Indonesia stuck to its guns Tuesday night, executing seven foreign drug smugglers, including the leaders of the so-called “Bali 9” by firing squad despite substantial international pressure to commute their sentences.
Among those executed were Andrew Chan and Myuran Sukumaran, who became famous worldwide as the ringleaders of an Australian drug smuggling ring dubbed the “Bali Nine.” The group were arrested in 2005 for planning to smuggle more than $3 million in heroin from Indonesia to Australia. That effort ran afoul of Indonesia’s extremely harsh drug laws, which allow for both the death penalty and life imprisonment for smuggling offenses. Seven of the nine received sentences ranging from 20 years to life in prison, but the Chan and Sukumaran were sentenced to death.
The executions were carried out shortly after midnight local time on the small island of Nusakambangan, which Indonesia uses as its execution ground. The prisoners were transported to the island several weeks ago, notified of their imminent execution over the weekend, and on Tuesday night marched to the execution ground. Shortly after midnight local time, they were gunned down by a 12-man firing squad, along with six other prisoners. One of the condemned, a Filipina woman named Mary Jane Veloso, was given a temporary reprieve at the eleventh hour.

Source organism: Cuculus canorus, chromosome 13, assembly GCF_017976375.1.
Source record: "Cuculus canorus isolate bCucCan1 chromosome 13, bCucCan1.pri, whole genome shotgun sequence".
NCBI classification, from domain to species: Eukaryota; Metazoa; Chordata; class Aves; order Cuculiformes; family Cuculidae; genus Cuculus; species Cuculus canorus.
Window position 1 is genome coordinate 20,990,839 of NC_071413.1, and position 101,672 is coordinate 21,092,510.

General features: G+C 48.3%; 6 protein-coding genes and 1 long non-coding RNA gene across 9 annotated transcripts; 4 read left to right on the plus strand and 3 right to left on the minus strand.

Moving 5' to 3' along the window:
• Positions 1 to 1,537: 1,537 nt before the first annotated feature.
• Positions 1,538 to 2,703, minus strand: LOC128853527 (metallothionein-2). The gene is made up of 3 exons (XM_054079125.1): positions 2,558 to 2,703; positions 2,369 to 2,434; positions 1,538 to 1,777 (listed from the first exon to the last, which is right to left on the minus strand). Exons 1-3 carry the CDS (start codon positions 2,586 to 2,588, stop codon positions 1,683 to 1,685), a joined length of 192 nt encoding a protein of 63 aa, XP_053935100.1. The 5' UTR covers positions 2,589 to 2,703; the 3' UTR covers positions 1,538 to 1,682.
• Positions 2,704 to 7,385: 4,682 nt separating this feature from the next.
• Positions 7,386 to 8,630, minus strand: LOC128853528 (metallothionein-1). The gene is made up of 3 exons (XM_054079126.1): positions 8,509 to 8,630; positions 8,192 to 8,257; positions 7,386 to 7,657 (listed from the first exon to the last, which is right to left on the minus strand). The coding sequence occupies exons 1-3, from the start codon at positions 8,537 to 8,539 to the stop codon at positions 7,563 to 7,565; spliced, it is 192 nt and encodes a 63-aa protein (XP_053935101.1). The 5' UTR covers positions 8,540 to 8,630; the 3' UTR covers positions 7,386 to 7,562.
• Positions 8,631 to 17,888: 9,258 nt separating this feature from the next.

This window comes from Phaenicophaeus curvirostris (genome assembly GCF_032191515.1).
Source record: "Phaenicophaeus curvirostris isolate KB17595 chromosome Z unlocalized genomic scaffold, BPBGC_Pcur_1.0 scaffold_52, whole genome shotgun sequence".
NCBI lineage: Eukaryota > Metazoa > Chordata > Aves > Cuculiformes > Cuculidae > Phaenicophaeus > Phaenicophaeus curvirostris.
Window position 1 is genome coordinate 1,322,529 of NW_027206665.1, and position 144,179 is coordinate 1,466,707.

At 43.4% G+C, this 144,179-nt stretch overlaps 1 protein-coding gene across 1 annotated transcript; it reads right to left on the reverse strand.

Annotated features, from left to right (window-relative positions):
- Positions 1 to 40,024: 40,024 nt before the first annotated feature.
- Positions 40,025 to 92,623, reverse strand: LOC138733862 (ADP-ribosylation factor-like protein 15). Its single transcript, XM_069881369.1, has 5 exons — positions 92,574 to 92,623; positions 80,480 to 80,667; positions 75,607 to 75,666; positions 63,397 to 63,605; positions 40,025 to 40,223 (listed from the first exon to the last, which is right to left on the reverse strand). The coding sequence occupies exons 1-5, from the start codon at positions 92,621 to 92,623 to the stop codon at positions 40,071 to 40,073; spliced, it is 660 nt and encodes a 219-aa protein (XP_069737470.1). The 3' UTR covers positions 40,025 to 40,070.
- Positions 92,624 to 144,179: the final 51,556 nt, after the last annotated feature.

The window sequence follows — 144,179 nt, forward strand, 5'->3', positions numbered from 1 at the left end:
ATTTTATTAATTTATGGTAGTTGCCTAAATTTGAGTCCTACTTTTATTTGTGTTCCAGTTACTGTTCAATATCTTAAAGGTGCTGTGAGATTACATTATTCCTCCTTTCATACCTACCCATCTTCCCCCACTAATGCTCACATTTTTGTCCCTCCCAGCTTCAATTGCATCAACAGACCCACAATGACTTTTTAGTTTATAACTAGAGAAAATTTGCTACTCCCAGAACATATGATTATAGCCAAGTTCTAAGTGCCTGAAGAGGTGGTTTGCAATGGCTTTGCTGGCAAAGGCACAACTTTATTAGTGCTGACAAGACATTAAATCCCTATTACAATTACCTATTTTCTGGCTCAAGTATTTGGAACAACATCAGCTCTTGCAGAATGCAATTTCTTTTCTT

The saga of the Bali 9 caused consternation in Australia, where the death penalty has been abolished. Indonesia has been barraged with diplomatic pressure from Australia and many other countries (not to mention the U.N.), but the government of president Joko Widodo held firm.
“We want to send a strong message to drug smugglers that Indonesia is firm and serious in tackling the drug problem, and one of the consequences is execution if the court sentences them to death,” Widodo told Al Jazeera a month ago. Widodo said that countries protesting the executions were meddling in Indonesia’s sovereign right to decide how to punish its criminals.
Along with the Australians, those killed hailed from Nigeria, Brazil, Ghana and Indonesia itself.
Content created by The Daily Caller News Foundation is available without charge to any eligible news publisher that can provide a large audience. For licensing opportunities of our original content, please contact licensing@
Content created by The Daily Caller News Foundation is available without charge to any eligible news publisher that can provide a large audience. For licensing opportunities of our original content, please contact firstname.lastname@example.org.